Catching Fire by Suzanne Collins

It’s not like Catching Fire, the second in the Hunger Games trilogy, needs any type of plugging.  The series has been hugely successful, and just for that reason, I wouldn’t read them for the longest time (it could have been the length of the waiting lists), until accolades from several of my book-addicted friends got me going.  And yes, I got addicted as well, and can’t wait for the third book.

Let’s not divulge too much of the plot, except to say that things get uglier than the first book.  The heroine of the series, Katniss Everdeen, emerges a victor of the Games but has the ire of the government on her because she technically didn’t win by their rules.  As such,  Katniss has become the unwitting poster child of rebellion in the outlying districts that make up Panem, the futuristic country in the series.  As she and Peeta, her co-victor, tour the country, these rebellions become more evident, and the government grows over more vigilant and vicious in suppressing them.  Then both of them are selected for the Quarter Quell, a version of the Games fought every twenty-five years by previous victors; the Quell proves to be just as maddening and grisly as the annual games.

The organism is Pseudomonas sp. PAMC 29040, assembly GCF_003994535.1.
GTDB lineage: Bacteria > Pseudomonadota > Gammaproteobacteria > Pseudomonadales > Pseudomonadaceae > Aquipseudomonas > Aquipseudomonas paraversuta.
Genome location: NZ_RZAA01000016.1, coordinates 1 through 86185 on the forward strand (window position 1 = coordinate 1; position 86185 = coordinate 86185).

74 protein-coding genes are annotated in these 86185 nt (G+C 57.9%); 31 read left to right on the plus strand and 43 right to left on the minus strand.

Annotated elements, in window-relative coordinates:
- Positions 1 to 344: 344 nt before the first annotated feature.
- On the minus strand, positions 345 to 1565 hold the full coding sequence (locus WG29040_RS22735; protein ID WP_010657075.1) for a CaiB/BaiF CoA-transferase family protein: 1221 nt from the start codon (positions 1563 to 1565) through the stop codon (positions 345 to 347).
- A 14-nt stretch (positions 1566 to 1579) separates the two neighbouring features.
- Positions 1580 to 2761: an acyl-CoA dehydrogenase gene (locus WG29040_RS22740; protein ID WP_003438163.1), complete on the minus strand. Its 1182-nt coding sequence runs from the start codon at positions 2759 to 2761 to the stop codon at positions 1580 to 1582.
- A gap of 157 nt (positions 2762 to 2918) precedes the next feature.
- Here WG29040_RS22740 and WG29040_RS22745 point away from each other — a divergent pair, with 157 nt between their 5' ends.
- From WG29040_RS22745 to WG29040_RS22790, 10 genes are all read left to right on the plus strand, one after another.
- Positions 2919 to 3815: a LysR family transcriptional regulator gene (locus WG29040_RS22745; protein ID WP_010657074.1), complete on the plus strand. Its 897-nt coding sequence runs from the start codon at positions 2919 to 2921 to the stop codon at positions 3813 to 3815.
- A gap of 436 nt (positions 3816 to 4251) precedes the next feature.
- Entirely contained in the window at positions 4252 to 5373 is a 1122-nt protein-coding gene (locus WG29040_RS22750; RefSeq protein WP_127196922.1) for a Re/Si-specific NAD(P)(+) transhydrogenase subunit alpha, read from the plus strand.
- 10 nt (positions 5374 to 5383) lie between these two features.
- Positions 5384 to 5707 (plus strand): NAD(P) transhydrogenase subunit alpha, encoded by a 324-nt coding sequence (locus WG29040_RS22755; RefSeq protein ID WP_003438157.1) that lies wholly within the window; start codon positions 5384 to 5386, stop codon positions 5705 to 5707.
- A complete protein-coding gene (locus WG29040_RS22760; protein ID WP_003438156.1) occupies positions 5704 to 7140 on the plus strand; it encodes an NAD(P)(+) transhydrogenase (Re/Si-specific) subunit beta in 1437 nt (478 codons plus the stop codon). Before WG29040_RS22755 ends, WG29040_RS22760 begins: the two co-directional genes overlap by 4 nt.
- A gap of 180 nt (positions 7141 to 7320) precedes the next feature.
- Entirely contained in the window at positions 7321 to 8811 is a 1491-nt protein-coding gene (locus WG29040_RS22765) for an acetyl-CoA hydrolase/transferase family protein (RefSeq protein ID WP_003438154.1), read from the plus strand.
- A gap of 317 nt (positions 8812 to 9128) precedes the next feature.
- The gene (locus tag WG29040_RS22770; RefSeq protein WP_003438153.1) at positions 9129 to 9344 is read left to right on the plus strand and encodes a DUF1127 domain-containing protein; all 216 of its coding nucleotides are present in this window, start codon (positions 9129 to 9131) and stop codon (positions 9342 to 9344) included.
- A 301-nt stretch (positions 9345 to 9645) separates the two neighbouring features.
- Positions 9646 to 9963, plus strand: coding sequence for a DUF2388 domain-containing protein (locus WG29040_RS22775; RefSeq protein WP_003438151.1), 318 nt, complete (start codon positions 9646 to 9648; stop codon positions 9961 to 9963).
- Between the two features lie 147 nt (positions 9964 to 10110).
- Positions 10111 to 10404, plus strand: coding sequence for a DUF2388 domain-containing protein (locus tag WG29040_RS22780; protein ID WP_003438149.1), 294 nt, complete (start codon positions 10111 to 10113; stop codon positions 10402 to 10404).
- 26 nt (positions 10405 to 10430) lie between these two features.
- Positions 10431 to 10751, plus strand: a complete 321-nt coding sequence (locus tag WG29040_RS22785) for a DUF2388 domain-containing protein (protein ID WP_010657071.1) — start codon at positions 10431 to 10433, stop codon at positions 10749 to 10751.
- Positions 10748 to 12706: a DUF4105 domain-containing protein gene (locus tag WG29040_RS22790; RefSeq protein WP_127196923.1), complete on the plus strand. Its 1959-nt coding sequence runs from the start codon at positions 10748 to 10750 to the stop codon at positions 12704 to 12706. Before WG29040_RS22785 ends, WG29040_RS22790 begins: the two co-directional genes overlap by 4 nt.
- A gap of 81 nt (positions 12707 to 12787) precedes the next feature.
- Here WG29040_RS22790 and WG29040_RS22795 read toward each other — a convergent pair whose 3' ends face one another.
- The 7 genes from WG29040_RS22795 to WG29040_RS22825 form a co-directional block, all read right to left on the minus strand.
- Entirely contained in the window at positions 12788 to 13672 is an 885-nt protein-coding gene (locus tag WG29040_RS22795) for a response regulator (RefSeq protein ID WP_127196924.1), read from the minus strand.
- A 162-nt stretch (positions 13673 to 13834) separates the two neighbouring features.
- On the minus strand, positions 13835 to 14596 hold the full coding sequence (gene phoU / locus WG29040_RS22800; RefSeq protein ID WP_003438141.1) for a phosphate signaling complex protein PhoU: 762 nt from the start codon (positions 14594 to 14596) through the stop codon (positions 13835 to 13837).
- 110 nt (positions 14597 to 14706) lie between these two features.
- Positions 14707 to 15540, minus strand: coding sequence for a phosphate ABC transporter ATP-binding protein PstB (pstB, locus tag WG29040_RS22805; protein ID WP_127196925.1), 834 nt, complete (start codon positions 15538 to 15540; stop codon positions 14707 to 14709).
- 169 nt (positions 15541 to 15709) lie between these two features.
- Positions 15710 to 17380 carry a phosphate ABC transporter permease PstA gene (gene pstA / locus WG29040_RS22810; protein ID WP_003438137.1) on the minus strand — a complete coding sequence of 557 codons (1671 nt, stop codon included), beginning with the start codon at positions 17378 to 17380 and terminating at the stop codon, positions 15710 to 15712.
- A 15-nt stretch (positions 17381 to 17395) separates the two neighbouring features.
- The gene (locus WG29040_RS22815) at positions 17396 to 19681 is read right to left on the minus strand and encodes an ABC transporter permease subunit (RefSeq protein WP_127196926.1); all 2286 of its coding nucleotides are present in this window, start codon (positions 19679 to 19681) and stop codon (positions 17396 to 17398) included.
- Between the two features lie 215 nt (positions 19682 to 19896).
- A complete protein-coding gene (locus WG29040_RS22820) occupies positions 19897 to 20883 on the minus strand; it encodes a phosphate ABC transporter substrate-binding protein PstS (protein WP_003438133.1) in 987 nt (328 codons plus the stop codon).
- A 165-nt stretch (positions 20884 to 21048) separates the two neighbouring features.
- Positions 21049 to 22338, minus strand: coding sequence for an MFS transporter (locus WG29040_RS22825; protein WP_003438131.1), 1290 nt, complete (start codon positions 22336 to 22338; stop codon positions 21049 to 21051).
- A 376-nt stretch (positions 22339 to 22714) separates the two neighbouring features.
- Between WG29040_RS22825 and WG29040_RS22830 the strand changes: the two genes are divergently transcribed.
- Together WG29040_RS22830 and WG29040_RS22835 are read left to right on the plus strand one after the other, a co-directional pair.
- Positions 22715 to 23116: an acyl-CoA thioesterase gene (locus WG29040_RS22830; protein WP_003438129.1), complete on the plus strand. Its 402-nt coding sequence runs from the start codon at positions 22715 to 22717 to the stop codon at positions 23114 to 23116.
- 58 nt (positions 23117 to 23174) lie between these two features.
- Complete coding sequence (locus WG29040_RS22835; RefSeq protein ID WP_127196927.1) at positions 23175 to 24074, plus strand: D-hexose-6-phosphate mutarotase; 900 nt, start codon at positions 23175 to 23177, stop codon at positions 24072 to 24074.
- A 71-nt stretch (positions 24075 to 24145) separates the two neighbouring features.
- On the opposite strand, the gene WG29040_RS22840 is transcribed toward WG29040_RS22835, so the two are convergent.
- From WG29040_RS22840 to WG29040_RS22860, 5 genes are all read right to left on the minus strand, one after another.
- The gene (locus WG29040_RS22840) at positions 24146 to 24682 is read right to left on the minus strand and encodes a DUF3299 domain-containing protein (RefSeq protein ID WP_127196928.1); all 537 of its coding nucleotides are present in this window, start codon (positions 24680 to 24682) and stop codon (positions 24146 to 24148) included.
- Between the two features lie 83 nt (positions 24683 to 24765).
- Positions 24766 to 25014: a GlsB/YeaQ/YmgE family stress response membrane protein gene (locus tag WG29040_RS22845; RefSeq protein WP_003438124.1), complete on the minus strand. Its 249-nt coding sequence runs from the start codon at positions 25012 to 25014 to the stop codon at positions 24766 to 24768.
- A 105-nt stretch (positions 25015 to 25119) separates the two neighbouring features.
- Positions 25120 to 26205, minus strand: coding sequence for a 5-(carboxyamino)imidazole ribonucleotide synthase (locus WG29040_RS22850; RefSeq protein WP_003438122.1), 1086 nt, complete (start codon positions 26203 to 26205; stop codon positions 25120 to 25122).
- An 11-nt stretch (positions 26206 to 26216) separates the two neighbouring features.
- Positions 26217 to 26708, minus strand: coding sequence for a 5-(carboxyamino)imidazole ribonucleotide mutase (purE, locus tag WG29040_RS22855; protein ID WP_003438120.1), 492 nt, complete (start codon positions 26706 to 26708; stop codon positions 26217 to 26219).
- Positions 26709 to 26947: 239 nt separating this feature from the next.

I thought that, typical of second books in series, that Catching Fire would fall flat – far from it.  It’s just as engrossing as the first.  So if you’ve made it through the first book, liked it, and wonder if it’s worth continuing, well, please do.  You’ll be pining away for the third installment soon enough.

(William Hicks, Information Services)

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